World faces major challenges as old-age population balloons - global report
Advocacy group HelpAge International and the United Nations
Population Fund collaborated to rank 90 countries on the
conditions provided for their elder population, using data from
the UN, the World Health Organization (WHO), and the World Bank.
They are hoping that just like annual GDP and quality of life tables, the Global AgeWatch Index will become a major instrument and standard for policy-makers around the world.
‘‘Unless you measure something, it doesn’t really exist in the minds of decision-makers,’’ said John Beard, Director of the WHO’s Department of Ageing and Life Course.
‘‘One of the challenges for population aging is that we don’t even collect the data, let alone start to analyze it...For example, we've been talking about how people are living longer, but I can’t tell you people are living longer and sicker, or longer in good health.’’
According to the report, Sweden - which has one of the world’s oldest pension systems - ranks at the top. Afghanistan, which offers no pensions at all for non-government employees, has been placed at the bottom.
The problems of middle and lower income countries are likely to
only grow in the future, as birth rates decline and current young
populations begin to age.
The UN estimates that by 2050, the world’s older population - which is defined as those over age 60 - will increase from the current 800 million to over two billion.
Currently, Japan is the only country that has an older population of more than 30 percent. By 2050, 64 countries are expected to have the same ratios. Worldwide, people aged 60 and over will outnumber those aged 15 and below.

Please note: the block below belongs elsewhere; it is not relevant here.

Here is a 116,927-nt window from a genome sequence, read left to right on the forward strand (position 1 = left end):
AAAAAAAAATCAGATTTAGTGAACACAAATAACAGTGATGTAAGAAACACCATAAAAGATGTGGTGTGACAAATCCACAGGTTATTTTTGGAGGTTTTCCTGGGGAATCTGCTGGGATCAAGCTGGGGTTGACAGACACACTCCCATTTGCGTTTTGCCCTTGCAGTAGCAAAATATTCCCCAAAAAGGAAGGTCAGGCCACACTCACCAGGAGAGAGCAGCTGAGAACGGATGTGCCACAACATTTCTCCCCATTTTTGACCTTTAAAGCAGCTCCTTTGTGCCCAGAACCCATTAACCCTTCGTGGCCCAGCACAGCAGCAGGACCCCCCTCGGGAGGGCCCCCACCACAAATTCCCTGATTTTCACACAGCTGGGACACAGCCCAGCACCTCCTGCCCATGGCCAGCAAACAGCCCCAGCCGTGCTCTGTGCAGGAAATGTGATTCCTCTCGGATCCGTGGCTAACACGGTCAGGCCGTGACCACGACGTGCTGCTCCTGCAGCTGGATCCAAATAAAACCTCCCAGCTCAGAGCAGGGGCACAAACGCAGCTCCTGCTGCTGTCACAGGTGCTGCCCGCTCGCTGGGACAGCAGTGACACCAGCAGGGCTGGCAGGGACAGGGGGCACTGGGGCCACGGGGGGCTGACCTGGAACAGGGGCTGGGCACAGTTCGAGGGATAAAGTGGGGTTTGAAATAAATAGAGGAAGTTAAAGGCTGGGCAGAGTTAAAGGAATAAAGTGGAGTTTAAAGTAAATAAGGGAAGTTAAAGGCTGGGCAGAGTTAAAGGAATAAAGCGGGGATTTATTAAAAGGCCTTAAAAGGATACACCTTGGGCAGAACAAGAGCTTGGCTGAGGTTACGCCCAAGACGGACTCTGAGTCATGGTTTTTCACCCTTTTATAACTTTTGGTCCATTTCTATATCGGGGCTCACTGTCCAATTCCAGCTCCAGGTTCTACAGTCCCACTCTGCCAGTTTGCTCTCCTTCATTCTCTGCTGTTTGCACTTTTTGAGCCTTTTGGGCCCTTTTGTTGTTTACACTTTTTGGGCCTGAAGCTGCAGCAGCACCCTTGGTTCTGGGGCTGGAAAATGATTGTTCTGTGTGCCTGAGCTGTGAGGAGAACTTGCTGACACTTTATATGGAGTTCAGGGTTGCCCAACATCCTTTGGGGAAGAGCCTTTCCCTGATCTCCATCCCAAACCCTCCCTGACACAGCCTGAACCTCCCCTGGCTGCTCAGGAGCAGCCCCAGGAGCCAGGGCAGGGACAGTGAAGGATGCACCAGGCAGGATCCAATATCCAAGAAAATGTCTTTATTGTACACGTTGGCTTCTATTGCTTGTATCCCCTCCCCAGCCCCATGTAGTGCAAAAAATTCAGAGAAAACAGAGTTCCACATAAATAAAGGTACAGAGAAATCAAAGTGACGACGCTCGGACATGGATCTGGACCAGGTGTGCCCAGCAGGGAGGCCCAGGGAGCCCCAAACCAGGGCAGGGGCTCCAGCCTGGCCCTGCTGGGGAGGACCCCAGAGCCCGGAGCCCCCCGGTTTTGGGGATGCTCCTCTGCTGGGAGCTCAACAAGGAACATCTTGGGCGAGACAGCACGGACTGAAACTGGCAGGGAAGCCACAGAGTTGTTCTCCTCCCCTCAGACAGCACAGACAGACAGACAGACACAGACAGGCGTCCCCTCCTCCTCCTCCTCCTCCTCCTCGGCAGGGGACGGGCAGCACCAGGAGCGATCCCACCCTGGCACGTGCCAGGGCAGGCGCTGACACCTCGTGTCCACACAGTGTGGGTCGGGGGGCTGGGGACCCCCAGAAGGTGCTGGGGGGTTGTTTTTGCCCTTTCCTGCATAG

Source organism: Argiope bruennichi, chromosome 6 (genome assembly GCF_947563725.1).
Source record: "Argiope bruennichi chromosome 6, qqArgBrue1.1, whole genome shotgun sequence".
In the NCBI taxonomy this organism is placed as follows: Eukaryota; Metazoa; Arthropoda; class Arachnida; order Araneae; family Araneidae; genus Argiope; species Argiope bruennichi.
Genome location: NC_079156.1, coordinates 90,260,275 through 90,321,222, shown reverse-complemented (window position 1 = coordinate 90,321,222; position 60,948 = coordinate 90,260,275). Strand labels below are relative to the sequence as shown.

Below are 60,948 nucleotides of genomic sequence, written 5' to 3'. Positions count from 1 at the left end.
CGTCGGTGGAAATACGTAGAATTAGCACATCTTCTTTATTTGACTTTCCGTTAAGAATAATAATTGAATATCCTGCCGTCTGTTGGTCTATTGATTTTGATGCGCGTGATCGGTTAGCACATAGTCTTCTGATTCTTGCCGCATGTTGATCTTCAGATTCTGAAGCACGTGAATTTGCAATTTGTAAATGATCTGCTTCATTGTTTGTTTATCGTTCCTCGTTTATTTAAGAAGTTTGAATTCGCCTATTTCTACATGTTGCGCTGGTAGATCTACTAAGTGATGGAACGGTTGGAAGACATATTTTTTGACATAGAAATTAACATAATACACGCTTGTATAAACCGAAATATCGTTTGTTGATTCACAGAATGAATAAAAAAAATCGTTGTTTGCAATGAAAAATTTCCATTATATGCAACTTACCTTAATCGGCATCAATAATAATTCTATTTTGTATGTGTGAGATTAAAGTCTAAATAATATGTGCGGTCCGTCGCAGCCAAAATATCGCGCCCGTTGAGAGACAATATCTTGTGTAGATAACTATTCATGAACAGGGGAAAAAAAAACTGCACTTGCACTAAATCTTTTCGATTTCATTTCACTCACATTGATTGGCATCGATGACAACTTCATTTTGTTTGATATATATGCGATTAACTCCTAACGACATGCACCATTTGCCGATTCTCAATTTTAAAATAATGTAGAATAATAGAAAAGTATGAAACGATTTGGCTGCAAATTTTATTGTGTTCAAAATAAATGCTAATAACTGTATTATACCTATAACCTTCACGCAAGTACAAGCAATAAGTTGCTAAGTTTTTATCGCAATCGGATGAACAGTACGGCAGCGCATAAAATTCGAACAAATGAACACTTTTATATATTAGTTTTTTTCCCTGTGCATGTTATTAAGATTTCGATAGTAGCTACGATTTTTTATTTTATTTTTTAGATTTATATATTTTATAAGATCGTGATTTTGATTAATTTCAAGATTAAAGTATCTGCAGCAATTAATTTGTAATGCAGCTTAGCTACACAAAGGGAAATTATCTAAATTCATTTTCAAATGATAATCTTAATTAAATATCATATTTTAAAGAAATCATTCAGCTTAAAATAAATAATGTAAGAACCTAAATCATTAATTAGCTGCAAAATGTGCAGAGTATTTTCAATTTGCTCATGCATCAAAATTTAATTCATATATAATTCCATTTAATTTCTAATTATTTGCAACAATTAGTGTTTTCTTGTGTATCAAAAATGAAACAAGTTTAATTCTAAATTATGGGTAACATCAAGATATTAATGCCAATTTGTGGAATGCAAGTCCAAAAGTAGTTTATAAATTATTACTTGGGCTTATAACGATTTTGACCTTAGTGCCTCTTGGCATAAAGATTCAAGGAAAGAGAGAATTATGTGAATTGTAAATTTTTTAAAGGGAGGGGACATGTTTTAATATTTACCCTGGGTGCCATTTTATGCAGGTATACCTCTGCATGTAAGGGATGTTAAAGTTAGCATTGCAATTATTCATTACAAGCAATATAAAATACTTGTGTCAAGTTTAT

The demographic transformation will necessitate significant and often painful social, economic, and political decisions.
The total proportion of the economy spent on pensioners will have to increase as medical bills rise. Assisted living facilities will also become more common.
In turn, the current working population will have to make greater contributions, and retirement ages will likely have to rise to offset the impact of the ageing population.
Some of the countries facing the biggest obstacles are BRICS nations like China and India, whose social systems have not yet been brought up to speed with their booming economies.
Those and other developing countries will have to balance their need to remain competitive as international manufacturers with the growing number of older people left behind - particularly those who do not receive assistance from working family members.
On the other hand, developed states such as Germany and the Netherlands - which are both placed in the ranking’s top five - may have to reconsider their generous welfare programs as the proportion of pensioners increases.